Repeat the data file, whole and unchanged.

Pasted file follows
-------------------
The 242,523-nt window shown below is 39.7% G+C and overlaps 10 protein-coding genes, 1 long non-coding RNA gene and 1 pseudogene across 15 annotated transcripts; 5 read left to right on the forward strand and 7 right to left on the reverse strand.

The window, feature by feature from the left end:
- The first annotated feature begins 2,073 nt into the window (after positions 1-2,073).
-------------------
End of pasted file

The 242,523-nt window shown below is 39.7% G+C and overlaps 10 protein-coding genes, 1 long non-coding RNA gene and 1 pseudogene across 15 annotated transcripts; 5 read left to right on the forward strand and 7 right to left on the reverse strand.

The window, feature by feature from the left end:
- The first annotated feature begins 2,073 nt into the window (after positions 1-2,073).